Bob Dylan at 80 and I don’t care

Robert Allen Zimmerman was born May 24, 1941 in Minnesota. That makes him 80 years old today. Happy Birthday Bob Dylan and now can we move on to a much more interesting topic? How about, oh, Jimmy Page?

But wait, you might say. It’s Bob Dylan — you can’t just move on! No? Sorry (not sorry) yes! Why dwell on a poet who couldn’t sing but did anyway, and who played decent guitar but apparently considered instruments (including his voice) as unwanted baggage for his poetry.

Yeah, okay, everybody loves Bob Dylan. Just not me. Which is not to say he wasn’t great at what he did, just that his work is not my cup of tea. Of course there was good music hidden in it but in my opinion it took others — actual musicians — to bring out the magic.

Since everybody who pretends to hate Led Zeppelin likes to accuse the band of stealing songs (because obviously none of those four guys could possibly come up with their own music) let’s talk about one of the most amazing stolen songs that Led Zeppelin performed: In My Time of Dying (link: Earls Court 1975), stolen from Blind Willie Johnson (link: 1927 recording) – that is, stolen by Bob Dylan in 1962.

The song was a traditional gospel tune. Mr. Johnson was probably the first to commercially release the song, then called Jesus Make Up My Dying Bed. Dylan changed the title when he recorded it on his first album. I don’t see any evidence of credit there for Blind Willie Johnson or any of the other musicians who had subsequently recorded it. In fact the album liner notes say that Dylan had never sung the song prior to the recording session and that he didn’t recall where he first heard it. Uh huh — but hey, it’s Bob Dylan and nobody’s taking him to court claiming copyright violation.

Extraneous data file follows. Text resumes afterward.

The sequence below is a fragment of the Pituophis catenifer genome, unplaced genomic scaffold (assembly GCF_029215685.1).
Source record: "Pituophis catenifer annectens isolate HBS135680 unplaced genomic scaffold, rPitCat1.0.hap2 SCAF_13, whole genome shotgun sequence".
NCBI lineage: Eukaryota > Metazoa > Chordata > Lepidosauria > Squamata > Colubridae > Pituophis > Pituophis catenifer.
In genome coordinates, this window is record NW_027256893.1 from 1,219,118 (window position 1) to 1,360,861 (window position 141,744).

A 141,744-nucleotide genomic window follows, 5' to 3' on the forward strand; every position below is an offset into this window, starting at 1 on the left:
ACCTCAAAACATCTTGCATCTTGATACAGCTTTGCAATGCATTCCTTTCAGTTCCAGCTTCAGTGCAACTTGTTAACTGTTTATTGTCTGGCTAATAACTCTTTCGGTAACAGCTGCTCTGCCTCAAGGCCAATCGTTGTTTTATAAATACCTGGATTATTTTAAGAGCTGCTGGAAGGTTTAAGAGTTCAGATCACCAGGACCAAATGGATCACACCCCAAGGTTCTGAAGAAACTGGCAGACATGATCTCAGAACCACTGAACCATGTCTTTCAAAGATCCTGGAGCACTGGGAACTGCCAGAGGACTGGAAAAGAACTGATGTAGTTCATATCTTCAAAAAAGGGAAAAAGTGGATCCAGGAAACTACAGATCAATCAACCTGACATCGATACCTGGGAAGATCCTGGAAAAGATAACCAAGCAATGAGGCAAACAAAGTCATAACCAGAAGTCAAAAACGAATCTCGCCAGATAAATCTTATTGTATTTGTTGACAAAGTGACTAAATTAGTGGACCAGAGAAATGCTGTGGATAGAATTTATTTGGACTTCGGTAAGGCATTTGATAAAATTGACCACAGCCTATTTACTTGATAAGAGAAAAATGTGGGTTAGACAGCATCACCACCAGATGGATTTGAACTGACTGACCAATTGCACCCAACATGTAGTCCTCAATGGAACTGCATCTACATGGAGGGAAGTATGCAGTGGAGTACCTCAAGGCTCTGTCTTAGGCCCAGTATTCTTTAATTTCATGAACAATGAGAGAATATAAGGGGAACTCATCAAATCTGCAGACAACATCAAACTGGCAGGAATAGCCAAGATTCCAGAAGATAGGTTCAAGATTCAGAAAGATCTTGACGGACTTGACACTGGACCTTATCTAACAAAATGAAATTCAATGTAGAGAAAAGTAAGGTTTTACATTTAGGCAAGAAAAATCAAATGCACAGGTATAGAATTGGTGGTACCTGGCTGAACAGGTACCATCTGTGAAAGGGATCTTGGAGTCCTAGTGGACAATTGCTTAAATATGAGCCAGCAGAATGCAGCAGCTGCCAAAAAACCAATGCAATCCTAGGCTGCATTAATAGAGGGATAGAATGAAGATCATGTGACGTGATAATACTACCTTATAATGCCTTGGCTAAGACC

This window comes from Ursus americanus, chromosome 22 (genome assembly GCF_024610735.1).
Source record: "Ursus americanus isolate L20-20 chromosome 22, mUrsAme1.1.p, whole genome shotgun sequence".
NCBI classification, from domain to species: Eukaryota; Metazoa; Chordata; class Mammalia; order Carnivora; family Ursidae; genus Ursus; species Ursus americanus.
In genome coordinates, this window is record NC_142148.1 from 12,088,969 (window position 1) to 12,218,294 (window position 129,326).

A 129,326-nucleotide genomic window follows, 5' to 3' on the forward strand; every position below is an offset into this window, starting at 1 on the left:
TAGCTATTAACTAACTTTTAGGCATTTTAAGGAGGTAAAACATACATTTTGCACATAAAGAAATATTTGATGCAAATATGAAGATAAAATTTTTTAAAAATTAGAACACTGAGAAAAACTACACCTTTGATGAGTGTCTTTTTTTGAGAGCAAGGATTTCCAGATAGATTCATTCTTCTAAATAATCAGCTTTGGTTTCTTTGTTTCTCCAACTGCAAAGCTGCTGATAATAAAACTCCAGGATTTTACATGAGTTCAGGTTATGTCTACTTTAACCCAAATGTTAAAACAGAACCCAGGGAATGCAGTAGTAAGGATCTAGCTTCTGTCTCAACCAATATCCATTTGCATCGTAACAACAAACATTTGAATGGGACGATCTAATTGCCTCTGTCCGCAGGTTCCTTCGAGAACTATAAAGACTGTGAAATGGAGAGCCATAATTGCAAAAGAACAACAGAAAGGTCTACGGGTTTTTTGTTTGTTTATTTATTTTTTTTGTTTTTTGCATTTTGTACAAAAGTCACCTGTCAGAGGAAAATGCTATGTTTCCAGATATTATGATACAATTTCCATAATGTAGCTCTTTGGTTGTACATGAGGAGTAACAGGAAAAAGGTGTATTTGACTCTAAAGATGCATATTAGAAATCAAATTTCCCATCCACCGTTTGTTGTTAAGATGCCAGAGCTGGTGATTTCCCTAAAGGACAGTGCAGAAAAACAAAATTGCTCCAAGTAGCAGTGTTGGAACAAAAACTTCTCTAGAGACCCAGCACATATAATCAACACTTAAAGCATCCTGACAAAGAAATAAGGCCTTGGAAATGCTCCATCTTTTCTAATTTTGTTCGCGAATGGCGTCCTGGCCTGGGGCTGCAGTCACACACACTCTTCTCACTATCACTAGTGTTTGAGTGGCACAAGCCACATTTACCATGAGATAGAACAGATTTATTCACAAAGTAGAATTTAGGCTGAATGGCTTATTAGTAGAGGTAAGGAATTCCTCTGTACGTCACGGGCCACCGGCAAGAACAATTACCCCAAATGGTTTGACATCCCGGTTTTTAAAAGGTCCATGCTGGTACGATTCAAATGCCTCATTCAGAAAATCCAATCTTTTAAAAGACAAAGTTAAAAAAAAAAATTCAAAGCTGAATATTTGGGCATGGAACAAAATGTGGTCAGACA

Led Zeppelin recorded their version of In My Time of Dying for their 1975 album, Physical Graffiti — a double album of one masterpiece after another. Zep didn’t bother crediting anyone besides themselves for the song, not even Dylan. Which serves Dylan right for having snubbed Peter Grant the year before at a party in Los Angeles, but that’s another story.

This is the real story about the old gospel tune: Led Zeppelin took what was and made it into their own. It’s always the four of them, but Jimmy Page takes it to another level. His slide guitar channels the dark magic of blues sung by the people who lived it.

Page uses his two-pickup 3021 model Danelectro to create a shivery, slippery slide intro. Bonham and then Jones join in, and, after a long chord, Plant comes in with the lyrics. Well, well, well. I’m dyin’ just listening to the signature Led Zeppelin approach: tight but loose, with pauses so pregnant that quadruplets are conceived and born by the time the next notes crash over us.

Page’s fret hand is up and down the neck, his focus on the instrument, with the occasional magical gesture that makes me gasp with its theatrical perfection. He’s working it hard — the music, the magic. They all are. This is not your grandfather’s blues.

Not Bob Dylan’s either.

At 10:45 in the Earls Court performance, when Plant and Page do the call/response, the audience briefly cries out in acknowledgment and then the place is silent again until the end, when the place erupts. As it should.

Heavy stuff, friends. But then, that was just Led Zeppelin at Earl’s Court on Bob Dylan’s birthday. Go to 10:45 on the Physical Graffiti remaster version and listen for a few seconds…

Ya gotta love them boys.